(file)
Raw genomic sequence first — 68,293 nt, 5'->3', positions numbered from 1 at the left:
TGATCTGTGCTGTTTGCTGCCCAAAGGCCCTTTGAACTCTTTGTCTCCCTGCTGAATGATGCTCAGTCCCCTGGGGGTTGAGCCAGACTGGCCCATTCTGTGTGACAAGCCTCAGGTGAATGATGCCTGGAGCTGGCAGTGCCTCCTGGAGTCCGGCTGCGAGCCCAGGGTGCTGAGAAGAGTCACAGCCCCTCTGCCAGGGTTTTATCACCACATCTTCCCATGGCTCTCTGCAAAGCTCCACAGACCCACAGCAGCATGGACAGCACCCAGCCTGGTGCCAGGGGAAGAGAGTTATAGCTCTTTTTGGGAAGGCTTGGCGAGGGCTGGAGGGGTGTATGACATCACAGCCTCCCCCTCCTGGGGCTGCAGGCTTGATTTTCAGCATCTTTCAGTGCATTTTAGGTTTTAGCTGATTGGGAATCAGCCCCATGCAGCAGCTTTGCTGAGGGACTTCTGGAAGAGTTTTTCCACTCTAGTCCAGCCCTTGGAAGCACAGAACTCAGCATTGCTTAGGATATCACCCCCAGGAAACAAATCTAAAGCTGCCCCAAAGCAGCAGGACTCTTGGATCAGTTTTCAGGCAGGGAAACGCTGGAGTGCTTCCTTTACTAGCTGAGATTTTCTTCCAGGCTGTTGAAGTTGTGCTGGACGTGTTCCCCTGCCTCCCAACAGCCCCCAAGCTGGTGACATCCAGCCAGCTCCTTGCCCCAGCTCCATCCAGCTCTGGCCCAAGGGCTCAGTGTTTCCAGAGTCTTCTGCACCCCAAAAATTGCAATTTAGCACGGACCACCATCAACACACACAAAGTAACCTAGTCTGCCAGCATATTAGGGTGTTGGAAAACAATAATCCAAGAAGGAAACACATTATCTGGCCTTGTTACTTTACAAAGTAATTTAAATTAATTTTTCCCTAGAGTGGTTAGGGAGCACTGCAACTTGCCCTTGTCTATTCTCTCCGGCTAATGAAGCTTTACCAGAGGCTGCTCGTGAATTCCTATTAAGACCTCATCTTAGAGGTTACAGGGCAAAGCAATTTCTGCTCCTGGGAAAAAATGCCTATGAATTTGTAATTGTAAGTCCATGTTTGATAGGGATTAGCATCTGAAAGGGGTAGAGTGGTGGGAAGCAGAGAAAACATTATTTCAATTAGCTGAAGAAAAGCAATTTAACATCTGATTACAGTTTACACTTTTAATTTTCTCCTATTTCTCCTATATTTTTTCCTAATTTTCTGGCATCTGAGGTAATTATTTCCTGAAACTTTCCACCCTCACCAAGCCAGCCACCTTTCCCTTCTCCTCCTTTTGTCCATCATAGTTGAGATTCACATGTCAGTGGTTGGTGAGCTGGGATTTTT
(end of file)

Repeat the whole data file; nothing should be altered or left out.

Raw genomic sequence first — 68,293 nt, 5'->3', positions numbered from 1 at the left:
TGATCTGTGCTGTTTGCTGCCCAAAGGCCCTTTGAACTCTTTGTCTCCCTGCTGAATGATGCTCAGTCCCCTGGGGGTTGAGCCAGACTGGCCCATTCTGTGTGACAAGCCTCAGGTGAATGATGCCTGGAGCTGGCAGTGCCTCCTGGAGTCCGGCTGCGAGCCCAGGGTGCTGAGAAGAGTCACAGCCCCTCTGCCAGGGTTTTATCACCACATCTTCCCATGGCTCTCTGCAAAGCTCCACAGACCCACAGCAGCATGGACAGCACCCAGCCTGGTGCCAGGGGAAGAGAGTTATAGCTCTTTTTGGGAAGGCTTGGCGAGGGCTGGAGGGGTGTATGACATCACAGCCTCCCCCTCCTGGGGCTGCAGGCTTGATTTTCAGCATCTTTCAGTGCATTTTAGGTTTTAGCTGATTGGGAATCAGCCCCATGCAGCAGCTTTGCTGAGGGACTTCTGGAAGAGTTTTTCCACTCTAGTCCAGCCCTTGGAAGCACAGAACTCAGCATTGCTTAGGATATCACCCCCAGGAAACAAATCTAAAGCTGCCCCAAAGCAGCAGGACTCTTGGATCAGTTTTCAGGCAGGGAAACGCTGGAGTGCTTCCTTTACTAGCTGAGATTTTCTTCCAGGCTGTTGAAGTTGTGCTGGACGTGTTCCCCTGCCTCCCAACAGCCCCCAAGCTGGTGACATCCAGCCAGCTCCTTGCCCCAGCTCCATCCAGCTCTGGCCCAAGGGCTCAGTGTTTCCAGAGTCTTCTGCACCCCAAAAATTGCAATTTAGCACGGACCACCATCAACACACACAAAGTAACCTAGTCTGCCAGCATATTAGGGTGTTGGAAAACAATAATCCAAGAAGGAAACACATTATCTGGCCTTGTTACTTTACAAAGTAATTTAAATTAATTTTTCCCTAGAGTGGTTAGGGAGCACTGCAACTTGCCCTTGTCTATTCTCTCCGGCTAATGAAGCTTTACCAGAGGCTGCTCGTGAATTCCTATTAAGACCTCATCTTAGAGGTTACAGGGCAAAGCAATTTCTGCTCCTGGGAAAAAATGCCTATGAATTTGTAATTGTAAGTCCATGTTTGATAGGGATTAGCATCTGAAAGGGGTAGAGTGGTGGGAAGCAGAGAAAACATTATTTCAATTAGCTGAAGAAAAGCAATTTAACATCTGATTACAGTTTACACTTTTAATTTTCTCCTATTTCTCCTATATTTTTTCCTAATTTTCTGGCATCTGAGGTAATTATTTCCTGAAACTTTCCACCCTCACCAAGCCAGCCACCTTTCCCTTCTCCTCCTTTTGTCCATCATAGTTGAGATTCACATGTCAGTGGTTGGTGAGCTGGGATTTTT